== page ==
Side Trail Stories Bio. of Phil Truman
I'm a native Oklahoman, born in the small town of Miami in 1945. Spent most of my life here in the Sooner State, except during my military time and a couple brief sojourns to Texas and Missouri. I earned my bachelor's degree in English from the University of Tulsa in 1970. As a Vietnam Era veteran, I served with the U.S. Army's 7th Infantry Division near the Korean DMZ from 1967 to 1968.
I have four books published and two waiting in the wings, all novels, all set in Oklahoma, present day and past, historical Westerns, mysteries, and one odd-ball sports fiction.
GAME, is a coming of age novel set in the fictional small town of Tsalagee the corrupted phonetic of the Cherokee word Tsalagi - CHA-la-gey). Treasure Kills, Legends of Tsalagee, set in the same town, was/is a branch into a different genre - one of mystery and adventure. Always a fan of westerns, and recognizing Oklahoma's rich history, I wrote Red Lands Outlaw, the Ballad of Henry Starr, a historical novel in the turn of the 20th Century Indian Territory and based on exploits of that notorious outlaw. That was so much fun I followed-on with West of the Dead Line, Tales of an Indian Territory Lawman, a fictional account of perhaps the greatest lawman of them all: the ex-slave, black American, adopted Creek Indian, Deputy U.S. Marshal Bass Reeves.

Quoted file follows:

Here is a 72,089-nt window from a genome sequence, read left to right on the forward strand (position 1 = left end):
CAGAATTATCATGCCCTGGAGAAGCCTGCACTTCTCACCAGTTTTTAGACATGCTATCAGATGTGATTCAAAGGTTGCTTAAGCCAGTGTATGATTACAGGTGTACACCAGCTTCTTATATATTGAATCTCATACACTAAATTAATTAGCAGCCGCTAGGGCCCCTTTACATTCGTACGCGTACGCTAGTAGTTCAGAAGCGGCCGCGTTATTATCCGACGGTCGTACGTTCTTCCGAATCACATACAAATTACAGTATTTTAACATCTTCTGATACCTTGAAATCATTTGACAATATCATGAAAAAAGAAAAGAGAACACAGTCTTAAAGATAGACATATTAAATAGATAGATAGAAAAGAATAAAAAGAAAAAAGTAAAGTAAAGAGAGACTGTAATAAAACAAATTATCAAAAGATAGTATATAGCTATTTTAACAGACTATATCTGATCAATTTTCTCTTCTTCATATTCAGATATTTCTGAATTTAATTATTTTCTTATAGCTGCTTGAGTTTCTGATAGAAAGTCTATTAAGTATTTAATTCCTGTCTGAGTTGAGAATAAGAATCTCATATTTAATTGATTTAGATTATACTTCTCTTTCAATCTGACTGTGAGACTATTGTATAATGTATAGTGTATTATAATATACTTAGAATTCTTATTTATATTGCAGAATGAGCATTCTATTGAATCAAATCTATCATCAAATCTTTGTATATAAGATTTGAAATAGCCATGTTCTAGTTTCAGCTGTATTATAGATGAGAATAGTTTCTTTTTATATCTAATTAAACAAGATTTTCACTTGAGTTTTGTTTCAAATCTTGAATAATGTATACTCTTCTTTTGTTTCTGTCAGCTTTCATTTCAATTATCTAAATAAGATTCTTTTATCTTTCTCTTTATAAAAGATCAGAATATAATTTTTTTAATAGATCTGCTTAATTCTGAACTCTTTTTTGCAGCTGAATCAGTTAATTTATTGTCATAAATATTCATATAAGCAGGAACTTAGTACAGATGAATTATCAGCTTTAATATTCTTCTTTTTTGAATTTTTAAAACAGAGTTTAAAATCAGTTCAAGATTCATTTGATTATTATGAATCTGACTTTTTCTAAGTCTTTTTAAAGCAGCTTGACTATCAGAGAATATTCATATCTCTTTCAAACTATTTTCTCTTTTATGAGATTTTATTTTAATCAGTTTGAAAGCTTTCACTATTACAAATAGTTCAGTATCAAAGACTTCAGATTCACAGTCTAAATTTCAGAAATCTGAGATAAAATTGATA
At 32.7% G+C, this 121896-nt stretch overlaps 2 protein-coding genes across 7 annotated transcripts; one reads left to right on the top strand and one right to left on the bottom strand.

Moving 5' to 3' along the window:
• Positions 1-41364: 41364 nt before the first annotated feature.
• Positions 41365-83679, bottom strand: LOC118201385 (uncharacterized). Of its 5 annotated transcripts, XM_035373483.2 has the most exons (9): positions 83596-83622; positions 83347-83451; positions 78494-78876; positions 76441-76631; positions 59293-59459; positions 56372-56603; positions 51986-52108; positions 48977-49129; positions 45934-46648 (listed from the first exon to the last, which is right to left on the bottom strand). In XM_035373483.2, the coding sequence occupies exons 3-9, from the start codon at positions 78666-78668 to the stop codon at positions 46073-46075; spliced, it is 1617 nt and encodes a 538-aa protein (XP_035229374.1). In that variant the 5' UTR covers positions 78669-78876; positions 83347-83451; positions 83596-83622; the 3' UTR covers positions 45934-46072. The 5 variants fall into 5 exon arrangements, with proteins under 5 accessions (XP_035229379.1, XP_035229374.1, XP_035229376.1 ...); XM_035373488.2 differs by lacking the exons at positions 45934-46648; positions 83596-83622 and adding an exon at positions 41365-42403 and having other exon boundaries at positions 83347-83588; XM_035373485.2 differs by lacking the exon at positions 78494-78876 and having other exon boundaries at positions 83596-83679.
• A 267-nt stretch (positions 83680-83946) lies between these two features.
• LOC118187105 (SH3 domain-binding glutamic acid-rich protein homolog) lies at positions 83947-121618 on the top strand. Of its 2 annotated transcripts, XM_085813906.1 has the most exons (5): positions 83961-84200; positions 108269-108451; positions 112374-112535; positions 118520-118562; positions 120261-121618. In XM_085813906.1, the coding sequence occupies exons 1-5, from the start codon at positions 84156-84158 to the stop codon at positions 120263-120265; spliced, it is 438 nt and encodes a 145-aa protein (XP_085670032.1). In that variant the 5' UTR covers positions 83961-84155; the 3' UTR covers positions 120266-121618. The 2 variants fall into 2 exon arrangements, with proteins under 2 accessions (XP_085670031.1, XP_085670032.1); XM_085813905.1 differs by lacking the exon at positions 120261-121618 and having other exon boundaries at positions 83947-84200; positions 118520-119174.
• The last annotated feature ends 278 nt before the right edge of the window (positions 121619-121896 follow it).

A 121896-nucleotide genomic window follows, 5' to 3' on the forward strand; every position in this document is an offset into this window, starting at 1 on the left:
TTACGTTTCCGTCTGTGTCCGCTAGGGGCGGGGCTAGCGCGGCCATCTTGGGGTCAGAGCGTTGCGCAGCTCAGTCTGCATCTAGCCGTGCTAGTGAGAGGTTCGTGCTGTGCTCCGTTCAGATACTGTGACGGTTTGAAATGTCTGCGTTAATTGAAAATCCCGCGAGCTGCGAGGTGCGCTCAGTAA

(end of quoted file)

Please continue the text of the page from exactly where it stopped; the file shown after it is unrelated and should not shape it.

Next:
My soon to be released novels are a Western mystery – Dire Wolf of the Quapaw – and book #2 of my Legends of Tsalagee mystery series. Both should be release later this year.
I'm currently nearing completion on two more novels: Book 2 of the Legend of Tsalagee series, and the first in a series I'm calling "The Jubal Smoak Mysteries." With the latter I'm combining my two favorite writing genres: western and murder mystery.
The Railroader’s Wife
It was well past midnight when Henry turned down 2nd Street. He’d just stepped off the train from Springfield, having returned from a week’s visit with Grant and Mag. Minnie elected not to go, saying she had too many things to do around the house. Henry didn’t press the matter. Truth was he’d rather looked forward to the time alone. Read the Full Story HERE>>